The COVID-19 event is unlike any other natural or man-made disaster that Big Bear Lake, and every community in the United States, has ever experienced. It’s not as simple as comparing this event to a wildfire, an earthquake, or a hurricane, as this event is literally affecting every single community and every single person, no one knows exactly how it will all end, nor when it will end.
The City has received several suggestions that we should just “close the mountain”. While that conclusion is a completely understandable and reasonable conclusion for one to reach, it’s not quite that simple. First, the City of Big Bear Lake has jurisdiction over approximately 6.5 square miles, a little more than 5,000 permanent residents, and just shy of 10,000 housing units. The City limits include only a fraction of all of the land area, permanent residents, and housing units in the valley. The City does not have authority over Big Bear City, Fawnskin, Sugarloaf, or other unincorporated areas, and does not control the 3 State highways leading into the valley. The City could certainly take action to restrict access into and out of the City limits of Big Bear Lake, however, that would not apply to other areas in the valley, and the City may then be in a position to not allow others in the valley to enter the City limits – which is where most of the shopping and services exist – and the City would not want to prevent our neighbors from accessing essential goods and services in any way.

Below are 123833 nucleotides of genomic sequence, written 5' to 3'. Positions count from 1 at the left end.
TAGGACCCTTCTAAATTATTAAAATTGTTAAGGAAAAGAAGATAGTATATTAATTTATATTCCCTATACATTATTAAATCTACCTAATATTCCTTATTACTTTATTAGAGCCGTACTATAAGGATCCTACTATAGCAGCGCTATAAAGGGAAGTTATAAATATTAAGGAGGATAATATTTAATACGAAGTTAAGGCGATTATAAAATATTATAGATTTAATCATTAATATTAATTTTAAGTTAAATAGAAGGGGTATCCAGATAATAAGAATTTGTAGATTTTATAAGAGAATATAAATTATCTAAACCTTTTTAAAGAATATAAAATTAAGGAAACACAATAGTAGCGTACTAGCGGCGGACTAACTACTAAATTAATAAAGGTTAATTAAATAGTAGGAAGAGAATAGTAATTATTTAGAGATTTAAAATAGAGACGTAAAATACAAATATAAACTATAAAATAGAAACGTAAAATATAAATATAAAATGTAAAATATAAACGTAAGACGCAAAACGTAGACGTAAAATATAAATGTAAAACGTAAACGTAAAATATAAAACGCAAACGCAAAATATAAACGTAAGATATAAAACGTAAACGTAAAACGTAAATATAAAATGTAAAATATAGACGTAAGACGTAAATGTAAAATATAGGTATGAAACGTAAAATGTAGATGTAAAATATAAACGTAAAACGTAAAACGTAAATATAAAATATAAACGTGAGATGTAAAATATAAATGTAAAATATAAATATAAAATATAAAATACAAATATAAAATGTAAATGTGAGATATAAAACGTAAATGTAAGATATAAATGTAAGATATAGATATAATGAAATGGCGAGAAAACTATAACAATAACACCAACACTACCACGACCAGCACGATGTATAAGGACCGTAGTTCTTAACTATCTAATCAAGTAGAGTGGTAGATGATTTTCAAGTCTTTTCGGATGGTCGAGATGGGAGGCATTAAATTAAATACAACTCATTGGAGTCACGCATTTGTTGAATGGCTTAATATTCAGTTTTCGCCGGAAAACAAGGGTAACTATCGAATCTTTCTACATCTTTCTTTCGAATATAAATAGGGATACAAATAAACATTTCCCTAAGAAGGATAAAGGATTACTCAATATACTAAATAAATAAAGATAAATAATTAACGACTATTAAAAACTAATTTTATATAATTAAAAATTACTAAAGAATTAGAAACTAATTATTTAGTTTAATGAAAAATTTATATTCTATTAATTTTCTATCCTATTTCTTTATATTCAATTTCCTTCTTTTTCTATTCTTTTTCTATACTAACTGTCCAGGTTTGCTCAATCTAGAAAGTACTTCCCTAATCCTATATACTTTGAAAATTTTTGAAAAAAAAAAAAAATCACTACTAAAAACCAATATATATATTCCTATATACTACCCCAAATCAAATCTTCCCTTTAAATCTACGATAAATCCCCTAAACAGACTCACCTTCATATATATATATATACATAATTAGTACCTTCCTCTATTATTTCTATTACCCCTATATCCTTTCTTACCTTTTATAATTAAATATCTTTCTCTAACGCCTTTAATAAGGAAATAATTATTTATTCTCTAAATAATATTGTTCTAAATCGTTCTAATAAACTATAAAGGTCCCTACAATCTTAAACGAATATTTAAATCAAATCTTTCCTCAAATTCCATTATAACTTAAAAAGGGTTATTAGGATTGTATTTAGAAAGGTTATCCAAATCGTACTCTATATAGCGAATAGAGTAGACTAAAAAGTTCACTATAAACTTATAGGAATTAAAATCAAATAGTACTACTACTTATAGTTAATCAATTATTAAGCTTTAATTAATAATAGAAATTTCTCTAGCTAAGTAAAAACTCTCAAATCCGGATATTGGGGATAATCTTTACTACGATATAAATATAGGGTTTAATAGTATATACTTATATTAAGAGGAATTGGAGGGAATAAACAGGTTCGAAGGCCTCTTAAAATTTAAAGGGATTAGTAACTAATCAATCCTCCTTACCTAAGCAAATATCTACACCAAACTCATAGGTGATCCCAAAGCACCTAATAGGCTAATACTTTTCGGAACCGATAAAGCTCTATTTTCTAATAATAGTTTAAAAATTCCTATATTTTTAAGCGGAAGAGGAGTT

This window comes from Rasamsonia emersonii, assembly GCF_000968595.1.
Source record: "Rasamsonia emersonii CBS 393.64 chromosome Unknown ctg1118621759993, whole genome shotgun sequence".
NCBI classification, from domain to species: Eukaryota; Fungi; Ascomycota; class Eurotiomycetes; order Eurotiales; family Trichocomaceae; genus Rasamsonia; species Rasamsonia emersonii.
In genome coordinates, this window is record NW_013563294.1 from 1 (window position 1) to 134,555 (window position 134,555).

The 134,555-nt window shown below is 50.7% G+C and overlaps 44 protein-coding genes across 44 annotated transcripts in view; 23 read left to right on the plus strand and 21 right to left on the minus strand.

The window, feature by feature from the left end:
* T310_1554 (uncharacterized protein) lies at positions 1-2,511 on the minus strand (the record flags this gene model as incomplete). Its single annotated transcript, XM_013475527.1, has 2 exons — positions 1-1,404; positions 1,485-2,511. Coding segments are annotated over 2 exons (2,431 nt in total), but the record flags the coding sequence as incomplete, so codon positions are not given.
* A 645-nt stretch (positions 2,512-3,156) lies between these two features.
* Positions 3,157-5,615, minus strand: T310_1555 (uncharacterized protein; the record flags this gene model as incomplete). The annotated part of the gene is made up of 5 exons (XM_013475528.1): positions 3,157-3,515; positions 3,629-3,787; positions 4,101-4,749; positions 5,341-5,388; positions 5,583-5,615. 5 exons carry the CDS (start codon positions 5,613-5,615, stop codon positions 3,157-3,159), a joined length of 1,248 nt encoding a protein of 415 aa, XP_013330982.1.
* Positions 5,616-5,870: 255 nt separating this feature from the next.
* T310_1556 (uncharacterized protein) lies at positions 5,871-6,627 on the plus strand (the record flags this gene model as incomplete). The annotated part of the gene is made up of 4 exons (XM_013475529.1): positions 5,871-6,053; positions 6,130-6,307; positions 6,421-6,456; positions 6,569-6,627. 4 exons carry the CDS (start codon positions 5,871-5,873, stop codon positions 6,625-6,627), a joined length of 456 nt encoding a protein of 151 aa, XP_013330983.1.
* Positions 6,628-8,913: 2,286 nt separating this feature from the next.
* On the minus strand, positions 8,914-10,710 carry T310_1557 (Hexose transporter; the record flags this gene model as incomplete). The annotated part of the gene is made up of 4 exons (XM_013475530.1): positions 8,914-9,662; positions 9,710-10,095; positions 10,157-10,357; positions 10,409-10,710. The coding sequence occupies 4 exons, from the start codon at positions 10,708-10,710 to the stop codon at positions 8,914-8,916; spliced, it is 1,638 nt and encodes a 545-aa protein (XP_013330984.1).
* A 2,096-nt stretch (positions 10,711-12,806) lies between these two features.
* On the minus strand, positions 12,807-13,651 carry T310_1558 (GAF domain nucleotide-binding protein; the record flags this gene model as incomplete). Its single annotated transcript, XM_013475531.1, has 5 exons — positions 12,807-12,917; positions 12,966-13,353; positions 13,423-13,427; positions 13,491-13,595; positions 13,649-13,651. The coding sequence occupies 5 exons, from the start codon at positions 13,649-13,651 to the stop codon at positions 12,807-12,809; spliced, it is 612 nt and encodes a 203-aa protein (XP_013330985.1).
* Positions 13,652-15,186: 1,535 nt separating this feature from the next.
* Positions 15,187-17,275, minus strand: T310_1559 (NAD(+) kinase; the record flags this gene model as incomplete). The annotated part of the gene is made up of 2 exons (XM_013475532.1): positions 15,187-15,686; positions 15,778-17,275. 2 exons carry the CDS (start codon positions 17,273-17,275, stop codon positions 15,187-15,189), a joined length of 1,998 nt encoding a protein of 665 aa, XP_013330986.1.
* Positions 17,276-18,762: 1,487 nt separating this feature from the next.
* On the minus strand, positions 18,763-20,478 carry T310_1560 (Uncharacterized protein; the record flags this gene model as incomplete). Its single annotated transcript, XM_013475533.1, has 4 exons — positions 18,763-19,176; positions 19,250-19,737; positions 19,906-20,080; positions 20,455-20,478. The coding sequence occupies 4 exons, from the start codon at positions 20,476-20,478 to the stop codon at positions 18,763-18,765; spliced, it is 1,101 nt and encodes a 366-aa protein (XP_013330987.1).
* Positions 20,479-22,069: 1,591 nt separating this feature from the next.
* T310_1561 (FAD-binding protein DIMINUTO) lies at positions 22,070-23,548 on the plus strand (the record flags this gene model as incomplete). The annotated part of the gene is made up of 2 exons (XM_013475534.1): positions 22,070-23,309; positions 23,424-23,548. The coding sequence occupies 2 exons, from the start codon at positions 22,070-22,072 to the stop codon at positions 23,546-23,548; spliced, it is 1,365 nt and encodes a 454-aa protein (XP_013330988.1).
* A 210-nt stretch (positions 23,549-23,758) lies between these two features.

Additionally, it’s important to note that many of our residents are actively traveling out of the City and the valley to other communities down the hill, including for purchase of essential goods and services, and none of those communities have limited the ability for our residents to visit their communities. Finally, if our intent is to limit the spread of COVID-19 into Big Bear Lake, we also shouldn’t allow our residents to leave and then return, as they could potentially bring the virus back with them. At this time, the City is not aware or any California communities that have restricted people from other communities from entering their community.
The City, in conjunction with Visit Big Bear, has directly discouraged visitors to Big Bear Lake since Thursday, and continues to do so. Visitors should not come to Big Bear Lake during the COVID-19 event, and should abide by “shelter in place” restrictions in place in their home community.
The City’s response to the COVID-19 threats has and will continue to consider all aspects of this crisis in our decision-making. As has been the case thus far, the City’s continued response will continue to evolve based on changing circumstances, new information, and new or clarified restrictions from State and County officials. Above all, the City’s response is guided exclusively by the expertise of public health experts, and will continue to rely on that expertise.